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Thread: Painter, Laptops & Wacom

  1. #14
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    if you get a laptop for painting...make sure to get the top of the line...they come in xga? sxga? and uxga?

    the U is the top of the line...closer to an actual monitor. the xga monitor on laptops has shit for color depth and while it will work you will have experience frusteration trying to readjust and calibrate the color on an actual monitor.



    jason
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  3. #15
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    I do all my photoshop, painter paintings on my powerbook Ti (800 mhz, 32 m video card) along with wacom tablet. I have no complaints on the color of the monitor, the color is very consistant with the apple flat pannel displays. As for softwares, Photoshop runs well on it but it lags a bit with Painter, especially larger brushes. I work around it by doing most of the painting in Photoshop first and finish it off with some Painter touches. There are also things you can play around in brush settings to speed up Painter, but it is still not ideal. The more recent powerbook has 1 G processor and 64 m Nvidia card, don't know if it helps speed things up a bit. Hope this will help.
    Last edited by KChen; February 23rd, 2003 at 04:13 AM.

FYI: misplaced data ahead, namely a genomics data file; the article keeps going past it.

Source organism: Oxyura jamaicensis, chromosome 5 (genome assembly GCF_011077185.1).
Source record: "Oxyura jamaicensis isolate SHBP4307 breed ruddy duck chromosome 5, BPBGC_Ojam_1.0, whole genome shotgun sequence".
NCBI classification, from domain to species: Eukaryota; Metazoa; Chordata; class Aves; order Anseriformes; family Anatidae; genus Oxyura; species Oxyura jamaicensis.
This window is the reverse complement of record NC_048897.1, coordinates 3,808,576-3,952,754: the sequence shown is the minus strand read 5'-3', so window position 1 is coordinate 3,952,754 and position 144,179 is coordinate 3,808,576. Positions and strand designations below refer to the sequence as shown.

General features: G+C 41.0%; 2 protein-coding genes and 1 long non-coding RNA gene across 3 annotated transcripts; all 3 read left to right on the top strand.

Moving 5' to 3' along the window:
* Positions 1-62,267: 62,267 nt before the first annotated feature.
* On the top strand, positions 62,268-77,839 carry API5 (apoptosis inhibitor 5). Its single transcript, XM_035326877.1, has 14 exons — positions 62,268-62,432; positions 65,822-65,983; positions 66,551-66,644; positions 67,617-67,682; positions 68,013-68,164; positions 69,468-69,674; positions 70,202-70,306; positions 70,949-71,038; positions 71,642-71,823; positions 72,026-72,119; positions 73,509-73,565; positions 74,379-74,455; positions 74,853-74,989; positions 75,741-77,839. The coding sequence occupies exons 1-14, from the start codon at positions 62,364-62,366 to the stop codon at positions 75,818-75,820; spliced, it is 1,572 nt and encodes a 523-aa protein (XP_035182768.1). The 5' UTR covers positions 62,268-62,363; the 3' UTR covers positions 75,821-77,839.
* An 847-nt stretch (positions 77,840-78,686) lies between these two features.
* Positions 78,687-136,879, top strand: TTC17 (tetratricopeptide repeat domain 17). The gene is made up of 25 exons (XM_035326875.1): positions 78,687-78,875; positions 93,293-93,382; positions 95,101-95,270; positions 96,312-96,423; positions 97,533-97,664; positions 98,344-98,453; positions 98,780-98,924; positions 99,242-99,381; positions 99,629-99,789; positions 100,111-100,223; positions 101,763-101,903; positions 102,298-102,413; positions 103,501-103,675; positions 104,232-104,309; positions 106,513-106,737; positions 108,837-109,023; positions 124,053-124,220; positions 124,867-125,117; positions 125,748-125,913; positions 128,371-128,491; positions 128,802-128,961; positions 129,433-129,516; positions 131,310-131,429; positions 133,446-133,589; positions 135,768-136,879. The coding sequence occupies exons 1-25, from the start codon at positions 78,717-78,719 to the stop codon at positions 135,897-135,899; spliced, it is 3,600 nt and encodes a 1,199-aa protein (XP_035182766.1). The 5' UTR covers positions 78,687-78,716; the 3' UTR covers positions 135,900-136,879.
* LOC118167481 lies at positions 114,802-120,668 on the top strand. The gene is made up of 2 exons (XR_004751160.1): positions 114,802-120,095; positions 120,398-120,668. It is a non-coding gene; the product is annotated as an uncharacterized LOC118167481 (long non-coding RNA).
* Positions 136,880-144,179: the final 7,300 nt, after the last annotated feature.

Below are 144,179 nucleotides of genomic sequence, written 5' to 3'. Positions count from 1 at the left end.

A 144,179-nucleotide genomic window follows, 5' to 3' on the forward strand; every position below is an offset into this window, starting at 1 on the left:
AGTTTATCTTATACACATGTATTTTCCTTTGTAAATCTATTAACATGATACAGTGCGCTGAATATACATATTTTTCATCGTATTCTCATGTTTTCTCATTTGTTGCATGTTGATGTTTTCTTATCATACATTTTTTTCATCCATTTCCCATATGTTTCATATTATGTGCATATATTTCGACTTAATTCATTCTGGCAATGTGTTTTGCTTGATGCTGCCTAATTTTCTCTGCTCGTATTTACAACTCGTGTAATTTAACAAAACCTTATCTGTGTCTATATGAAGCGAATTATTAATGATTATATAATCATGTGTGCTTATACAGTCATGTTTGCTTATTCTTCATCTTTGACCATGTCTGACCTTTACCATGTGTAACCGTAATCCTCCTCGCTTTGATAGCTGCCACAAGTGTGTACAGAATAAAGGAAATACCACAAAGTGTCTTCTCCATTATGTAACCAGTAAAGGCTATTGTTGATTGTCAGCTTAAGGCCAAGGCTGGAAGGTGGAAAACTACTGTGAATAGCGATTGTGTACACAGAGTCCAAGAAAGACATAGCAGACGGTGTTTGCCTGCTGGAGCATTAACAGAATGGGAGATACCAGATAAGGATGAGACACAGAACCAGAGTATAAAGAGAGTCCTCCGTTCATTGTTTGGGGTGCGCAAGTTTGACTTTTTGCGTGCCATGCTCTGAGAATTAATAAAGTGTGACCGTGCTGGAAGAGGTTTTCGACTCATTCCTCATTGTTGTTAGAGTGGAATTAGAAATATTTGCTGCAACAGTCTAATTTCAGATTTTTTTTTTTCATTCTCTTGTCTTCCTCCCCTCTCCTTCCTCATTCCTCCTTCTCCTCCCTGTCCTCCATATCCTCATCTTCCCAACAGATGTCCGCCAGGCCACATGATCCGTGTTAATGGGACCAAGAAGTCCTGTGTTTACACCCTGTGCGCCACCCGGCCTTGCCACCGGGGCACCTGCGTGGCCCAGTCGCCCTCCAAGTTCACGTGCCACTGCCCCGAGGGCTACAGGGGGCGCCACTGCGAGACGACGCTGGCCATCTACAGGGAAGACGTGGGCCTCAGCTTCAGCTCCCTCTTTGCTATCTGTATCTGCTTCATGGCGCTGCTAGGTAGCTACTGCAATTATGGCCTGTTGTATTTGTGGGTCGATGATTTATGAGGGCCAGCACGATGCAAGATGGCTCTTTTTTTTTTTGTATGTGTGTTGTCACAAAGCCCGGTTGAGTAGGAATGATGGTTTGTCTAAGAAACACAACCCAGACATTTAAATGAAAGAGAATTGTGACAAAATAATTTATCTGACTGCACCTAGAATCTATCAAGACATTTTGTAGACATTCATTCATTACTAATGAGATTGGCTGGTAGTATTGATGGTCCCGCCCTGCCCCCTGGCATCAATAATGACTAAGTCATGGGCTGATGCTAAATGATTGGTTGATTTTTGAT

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  4. #16
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    The Viao GRV550 has a 2.4 ghz processor and a 32 meg ATI card, which gives me plenty of horsepower. The screen is an sxga running at 1280 x 1024 32bit.
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  5. #17
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    the sxga is usable...the xga is a joke...be careful.

    get the uxga if you can...


    Im officially on the lookout for a good one...will let ya know if i find one that is ideal for this stuff.


    j
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  6. #18
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    Thumbs up

    Thanks for keeping this alive guys. Some interesting feedback, even though most of it is from (GASP!) PC users. Actually I surprised that, from browsing through this forum the last couple of months, most of you guys are on PC as opposed to Mac. Although I'm relatively new to computers (5 or so years) I've always accepted the fact that anybody in the graphic arts used an Apple product. Anywho, that's a discussion for another thread.
    As I said I'm somewhat new to computers (and I don't work in the gaming or movie biz) but what is xga, sxga and uxga?
    I've tried Painter on a G4 400 MGZ Powerbook with the Intuos tablet. Although I accepted the less than perfect colour of a laptop I became frustrated as the brushes, especially the pencil, often lagged behind the curser. As I'm sure you can all understand this tended to through my whole drawing rhythm off.
    I'm encoraged by KChen's report as I'm thinking of upgrading .
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  7. #19
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    From whatis.techtarget.com